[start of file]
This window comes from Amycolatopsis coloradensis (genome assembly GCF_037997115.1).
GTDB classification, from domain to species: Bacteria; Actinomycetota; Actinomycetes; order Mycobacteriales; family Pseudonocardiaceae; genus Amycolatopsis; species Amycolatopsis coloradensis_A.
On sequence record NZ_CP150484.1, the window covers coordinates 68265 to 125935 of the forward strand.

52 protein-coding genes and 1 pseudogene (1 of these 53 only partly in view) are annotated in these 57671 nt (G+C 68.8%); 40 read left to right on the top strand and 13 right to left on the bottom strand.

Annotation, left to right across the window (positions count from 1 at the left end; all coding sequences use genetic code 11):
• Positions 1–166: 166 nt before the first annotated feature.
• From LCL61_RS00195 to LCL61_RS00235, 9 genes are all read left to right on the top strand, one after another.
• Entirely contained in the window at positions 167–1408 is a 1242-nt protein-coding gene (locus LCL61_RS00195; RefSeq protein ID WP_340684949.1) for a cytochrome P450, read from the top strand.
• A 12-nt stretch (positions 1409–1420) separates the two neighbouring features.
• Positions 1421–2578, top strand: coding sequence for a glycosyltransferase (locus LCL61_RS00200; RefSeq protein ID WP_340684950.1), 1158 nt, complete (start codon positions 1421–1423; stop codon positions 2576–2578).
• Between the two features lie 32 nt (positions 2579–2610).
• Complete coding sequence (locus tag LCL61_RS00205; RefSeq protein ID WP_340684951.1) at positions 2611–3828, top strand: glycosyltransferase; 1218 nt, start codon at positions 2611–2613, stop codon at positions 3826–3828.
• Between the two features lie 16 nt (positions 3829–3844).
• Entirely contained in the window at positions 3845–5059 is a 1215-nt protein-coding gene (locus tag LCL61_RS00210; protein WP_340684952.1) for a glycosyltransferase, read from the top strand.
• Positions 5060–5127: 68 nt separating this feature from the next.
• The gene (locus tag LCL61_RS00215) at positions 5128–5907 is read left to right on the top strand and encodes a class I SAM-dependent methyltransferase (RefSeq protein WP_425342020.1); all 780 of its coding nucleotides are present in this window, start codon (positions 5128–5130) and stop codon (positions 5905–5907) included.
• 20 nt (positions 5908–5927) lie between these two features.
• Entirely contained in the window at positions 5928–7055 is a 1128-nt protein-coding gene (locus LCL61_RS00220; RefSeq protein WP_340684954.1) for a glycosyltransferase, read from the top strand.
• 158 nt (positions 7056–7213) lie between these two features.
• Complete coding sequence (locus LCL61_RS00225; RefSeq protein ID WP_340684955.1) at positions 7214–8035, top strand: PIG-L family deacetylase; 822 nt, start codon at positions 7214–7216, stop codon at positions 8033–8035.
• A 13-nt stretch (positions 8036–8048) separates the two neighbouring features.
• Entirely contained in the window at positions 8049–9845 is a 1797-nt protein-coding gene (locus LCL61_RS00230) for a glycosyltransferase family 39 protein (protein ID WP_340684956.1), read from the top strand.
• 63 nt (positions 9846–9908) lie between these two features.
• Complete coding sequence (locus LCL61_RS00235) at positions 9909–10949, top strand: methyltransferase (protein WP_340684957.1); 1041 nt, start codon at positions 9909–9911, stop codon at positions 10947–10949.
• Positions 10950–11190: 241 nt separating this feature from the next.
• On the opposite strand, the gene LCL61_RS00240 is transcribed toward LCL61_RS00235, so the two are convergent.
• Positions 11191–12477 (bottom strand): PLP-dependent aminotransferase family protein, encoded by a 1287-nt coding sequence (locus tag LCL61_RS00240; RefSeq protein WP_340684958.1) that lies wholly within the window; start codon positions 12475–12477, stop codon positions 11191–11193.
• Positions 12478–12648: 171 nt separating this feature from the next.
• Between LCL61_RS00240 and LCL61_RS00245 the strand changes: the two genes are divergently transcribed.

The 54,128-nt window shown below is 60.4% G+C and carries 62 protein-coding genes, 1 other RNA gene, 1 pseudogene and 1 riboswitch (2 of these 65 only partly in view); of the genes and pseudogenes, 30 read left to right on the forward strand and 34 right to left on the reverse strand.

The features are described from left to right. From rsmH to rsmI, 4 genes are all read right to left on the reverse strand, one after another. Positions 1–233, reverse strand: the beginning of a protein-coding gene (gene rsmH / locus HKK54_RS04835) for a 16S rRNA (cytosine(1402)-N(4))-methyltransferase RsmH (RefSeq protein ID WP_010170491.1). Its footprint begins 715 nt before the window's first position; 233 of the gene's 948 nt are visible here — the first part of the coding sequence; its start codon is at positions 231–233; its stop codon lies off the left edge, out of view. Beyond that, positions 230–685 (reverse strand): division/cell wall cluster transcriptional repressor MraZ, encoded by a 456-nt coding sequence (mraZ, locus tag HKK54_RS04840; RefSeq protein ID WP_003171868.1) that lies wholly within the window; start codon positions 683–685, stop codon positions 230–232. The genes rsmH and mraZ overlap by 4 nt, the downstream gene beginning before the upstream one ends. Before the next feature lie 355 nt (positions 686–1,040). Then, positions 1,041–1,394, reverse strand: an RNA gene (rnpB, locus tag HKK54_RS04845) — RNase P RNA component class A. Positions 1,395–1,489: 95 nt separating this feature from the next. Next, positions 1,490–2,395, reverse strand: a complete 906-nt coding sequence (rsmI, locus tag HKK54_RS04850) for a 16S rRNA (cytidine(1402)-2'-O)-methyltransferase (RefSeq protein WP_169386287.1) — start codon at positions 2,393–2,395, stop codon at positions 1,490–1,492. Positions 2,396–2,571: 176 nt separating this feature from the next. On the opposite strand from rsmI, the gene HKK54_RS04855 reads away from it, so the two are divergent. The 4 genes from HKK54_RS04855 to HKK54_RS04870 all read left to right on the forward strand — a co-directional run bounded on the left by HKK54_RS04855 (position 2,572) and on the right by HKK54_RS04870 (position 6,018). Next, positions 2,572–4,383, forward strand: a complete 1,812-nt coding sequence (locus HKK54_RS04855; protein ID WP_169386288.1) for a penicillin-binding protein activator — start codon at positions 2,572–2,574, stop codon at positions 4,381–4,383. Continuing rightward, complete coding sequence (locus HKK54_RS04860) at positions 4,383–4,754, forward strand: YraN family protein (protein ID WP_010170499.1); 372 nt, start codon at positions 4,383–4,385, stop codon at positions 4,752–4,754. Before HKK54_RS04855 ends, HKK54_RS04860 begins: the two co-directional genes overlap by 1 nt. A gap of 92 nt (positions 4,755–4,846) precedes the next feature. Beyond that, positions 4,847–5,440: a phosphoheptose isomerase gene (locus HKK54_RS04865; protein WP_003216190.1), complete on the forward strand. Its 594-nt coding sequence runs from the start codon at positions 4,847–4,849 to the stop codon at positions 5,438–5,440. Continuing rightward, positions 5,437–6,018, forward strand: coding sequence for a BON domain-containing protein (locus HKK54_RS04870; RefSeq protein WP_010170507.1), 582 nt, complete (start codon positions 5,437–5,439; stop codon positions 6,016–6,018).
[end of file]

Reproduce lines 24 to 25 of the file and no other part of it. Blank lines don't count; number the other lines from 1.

• Complete coding sequence (locus LCL61_RS00235) at positions 9909–10949, top strand: methyltransferase (protein WP_340684957.1); 1041 nt, start codon at positions 9909–9911, stop codon at positions 10947–10949.
• Positions 10950–11190: 241 nt separating this feature from the next.